LANSING (AP) — Dr. Joyce deJong has performed close to 2,500 autopsies in her career as a forensic pathologist and medical examiner. But she still marvels at the memory of learning from dead bodies as a student.
“Once they’re embalmed, everything has a sort of tan, brown color to them. But then you’d see something (humanizing) like some pink nail polish, and you say, ‘Wow,” she said. “It has an impression. I can’t imagine that it would not, on a medical student.”
Now deJong is working to ensure all Michigan medical students can fully experience the same “rite of passage.” As the founding chair of pathology at Western Michigan University School of Medicine, she’s backing legislation in the state House that would allow any accredited medical school to receive dead body donations.
People can currently donate their bodies to one of three medical schools — Michigan State University, University of Michigan or Wayne State University — which then allocate some donations to other schools and hospitals. But Michigan’s new medical schools want to receive bodies independently to promote donations in their areas and streamline the process.
The number of medical schools in Michigan doubled from three to six in recent years, largely in response to a shortage of doctors in many areas of the state. Oakland University began its medical school classes in 2011, Central Michigan University’s started in 2013 and Western’s will start this fall.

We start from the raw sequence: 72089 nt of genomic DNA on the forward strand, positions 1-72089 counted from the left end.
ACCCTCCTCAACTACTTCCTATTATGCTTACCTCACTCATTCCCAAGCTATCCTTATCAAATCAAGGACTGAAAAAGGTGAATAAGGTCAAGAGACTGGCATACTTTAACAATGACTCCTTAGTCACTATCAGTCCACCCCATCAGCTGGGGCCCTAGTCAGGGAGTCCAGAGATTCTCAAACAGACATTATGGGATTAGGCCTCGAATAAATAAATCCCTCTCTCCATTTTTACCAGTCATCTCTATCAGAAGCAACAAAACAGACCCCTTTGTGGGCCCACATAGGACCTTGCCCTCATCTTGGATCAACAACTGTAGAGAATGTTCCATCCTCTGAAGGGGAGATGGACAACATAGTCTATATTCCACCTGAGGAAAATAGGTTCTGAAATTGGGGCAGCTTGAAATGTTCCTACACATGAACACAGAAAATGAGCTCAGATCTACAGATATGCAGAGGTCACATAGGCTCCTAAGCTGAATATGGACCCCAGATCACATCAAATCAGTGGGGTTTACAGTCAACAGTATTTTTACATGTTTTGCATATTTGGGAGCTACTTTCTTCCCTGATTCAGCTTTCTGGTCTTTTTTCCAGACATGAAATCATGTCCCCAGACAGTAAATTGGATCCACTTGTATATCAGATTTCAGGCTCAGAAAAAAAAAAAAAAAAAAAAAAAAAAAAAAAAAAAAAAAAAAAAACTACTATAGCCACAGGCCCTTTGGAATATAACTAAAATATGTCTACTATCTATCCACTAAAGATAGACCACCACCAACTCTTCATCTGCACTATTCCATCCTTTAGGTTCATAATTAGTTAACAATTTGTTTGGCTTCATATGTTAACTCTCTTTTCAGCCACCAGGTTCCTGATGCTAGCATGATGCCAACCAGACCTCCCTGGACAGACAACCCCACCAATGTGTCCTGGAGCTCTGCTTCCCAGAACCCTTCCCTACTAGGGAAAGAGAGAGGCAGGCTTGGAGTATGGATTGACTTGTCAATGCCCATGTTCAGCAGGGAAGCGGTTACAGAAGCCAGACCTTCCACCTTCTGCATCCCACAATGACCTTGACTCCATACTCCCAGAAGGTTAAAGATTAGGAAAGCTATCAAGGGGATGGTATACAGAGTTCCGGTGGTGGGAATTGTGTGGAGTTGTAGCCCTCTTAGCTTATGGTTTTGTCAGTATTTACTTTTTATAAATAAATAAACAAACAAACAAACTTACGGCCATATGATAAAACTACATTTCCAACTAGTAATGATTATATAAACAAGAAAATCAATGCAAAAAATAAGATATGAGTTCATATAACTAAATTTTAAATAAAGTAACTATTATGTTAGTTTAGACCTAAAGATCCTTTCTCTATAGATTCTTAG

Since medical students begin learning from cadavers in their first year, the need for donors is unprecedented. Dean Mueller, anatomical donations coordinator at Michigan, said the schools “always seem to have enough somehow” but “never have a surplus.”
“If this could encourage people to donate more to their local school, it will be great for medical education. I don’t look at it as somebody is going to be taking away donations from us,” he said about the House bill, which is sponsored by Rep. Matt Lori, R-Constantine.